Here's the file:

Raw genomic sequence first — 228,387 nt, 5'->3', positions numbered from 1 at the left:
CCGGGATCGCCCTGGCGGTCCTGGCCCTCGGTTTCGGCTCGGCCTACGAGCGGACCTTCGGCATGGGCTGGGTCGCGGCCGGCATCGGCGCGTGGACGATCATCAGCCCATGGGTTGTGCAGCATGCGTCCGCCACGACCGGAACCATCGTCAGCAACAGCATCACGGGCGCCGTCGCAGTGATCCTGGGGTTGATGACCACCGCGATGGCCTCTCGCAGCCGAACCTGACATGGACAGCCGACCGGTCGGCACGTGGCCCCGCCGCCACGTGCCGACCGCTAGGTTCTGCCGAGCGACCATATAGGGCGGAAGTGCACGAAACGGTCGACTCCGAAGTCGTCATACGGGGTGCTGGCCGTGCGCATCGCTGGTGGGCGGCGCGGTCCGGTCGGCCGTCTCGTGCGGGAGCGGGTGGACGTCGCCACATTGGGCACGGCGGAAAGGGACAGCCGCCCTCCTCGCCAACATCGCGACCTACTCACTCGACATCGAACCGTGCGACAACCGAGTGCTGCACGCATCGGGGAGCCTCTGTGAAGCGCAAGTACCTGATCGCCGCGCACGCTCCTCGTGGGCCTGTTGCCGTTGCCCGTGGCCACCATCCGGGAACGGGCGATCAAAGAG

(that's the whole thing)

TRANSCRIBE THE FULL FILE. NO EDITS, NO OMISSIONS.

Raw genomic sequence first — 228,387 nt, 5'->3', positions numbered from 1 at the left:
CCGGGATCGCCCTGGCGGTCCTGGCCCTCGGTTTCGGCTCGGCCTACGAGCGGACCTTCGGCATGGGCTGGGTCGCGGCCGGCATCGGCGCGTGGACGATCATCAGCCCATGGGTTGTGCAGCATGCGTCCGCCACGACCGGAACCATCGTCAGCAACAGCATCACGGGCGCCGTCGCAGTGATCCTGGGGTTGATGACCACCGCGATGGCCTCTCGCAGCCGAACCTGACATGGACAGCCGACCGGTCGGCACGTGGCCCCGCCGCCACGTGCCGACCGCTAGGTTCTGCCGAGCGACCATATAGGGCGGAAGTGCACGAAACGGTCGACTCCGAAGTCGTCATACGGGGTGCTGGCCGTGCGCATCGCTGGTGGGCGGCGCGGTCCGGTCGGCCGTCTCGTGCGGGAGCGGGTGGACGTCGCCACATTGGGCACGGCGGAAAGGGACAGCCGCCCTCCTCGCCAACATCGCGACCTACTCACTCGACATCGAACCGTGCGACAACCGAGTGCTGCACGCATCGGGGAGCCTCTGTGAAGCGCAAGTACCTGATCGCCGCGCACGCTCCTCGTGGGCCTGTTGCCGTTGCCCGTGGCCACCATCCGGGAACGGGCGATCAAAGAG